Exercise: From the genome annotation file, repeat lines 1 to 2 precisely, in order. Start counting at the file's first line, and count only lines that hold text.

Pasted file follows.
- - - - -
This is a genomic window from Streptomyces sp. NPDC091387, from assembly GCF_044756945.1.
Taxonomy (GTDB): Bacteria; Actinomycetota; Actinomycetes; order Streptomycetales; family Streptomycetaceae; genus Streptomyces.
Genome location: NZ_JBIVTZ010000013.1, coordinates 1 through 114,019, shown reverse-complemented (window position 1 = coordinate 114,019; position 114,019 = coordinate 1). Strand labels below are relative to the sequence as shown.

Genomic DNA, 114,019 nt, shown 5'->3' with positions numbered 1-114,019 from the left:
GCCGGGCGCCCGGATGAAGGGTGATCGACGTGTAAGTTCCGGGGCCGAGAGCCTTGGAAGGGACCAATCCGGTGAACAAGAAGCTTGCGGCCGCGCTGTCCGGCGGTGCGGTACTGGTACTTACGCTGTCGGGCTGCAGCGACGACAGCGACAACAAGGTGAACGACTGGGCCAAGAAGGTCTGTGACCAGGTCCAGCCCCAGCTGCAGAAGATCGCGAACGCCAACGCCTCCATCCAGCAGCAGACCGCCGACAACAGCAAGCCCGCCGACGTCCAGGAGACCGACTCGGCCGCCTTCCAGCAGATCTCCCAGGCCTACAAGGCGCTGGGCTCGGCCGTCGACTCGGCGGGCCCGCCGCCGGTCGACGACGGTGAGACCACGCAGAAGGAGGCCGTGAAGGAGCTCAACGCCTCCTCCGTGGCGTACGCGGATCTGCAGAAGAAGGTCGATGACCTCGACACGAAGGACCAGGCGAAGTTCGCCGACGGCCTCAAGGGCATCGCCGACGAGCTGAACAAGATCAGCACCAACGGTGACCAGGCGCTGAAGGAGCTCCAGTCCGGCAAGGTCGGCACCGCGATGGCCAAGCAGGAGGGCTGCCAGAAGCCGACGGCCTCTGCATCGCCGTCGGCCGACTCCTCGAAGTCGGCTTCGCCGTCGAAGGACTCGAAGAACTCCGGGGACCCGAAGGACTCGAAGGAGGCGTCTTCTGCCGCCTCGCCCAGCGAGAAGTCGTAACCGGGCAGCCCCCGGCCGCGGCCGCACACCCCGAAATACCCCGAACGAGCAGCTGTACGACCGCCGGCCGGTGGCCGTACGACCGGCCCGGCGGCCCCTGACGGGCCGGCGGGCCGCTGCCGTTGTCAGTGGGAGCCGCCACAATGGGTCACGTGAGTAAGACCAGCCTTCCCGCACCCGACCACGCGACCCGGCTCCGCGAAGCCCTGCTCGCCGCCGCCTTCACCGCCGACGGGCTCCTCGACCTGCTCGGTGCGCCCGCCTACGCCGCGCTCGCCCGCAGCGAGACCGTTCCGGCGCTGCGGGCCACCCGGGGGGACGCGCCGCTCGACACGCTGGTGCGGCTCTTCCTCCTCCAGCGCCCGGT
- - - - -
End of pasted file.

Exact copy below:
This is a genomic window from Streptomyces sp. NPDC091387, from assembly GCF_044756945.1.
Taxonomy (GTDB): Bacteria; Actinomycetota; Actinomycetes; order Streptomycetales; family Streptomycetaceae; genus Streptomyces.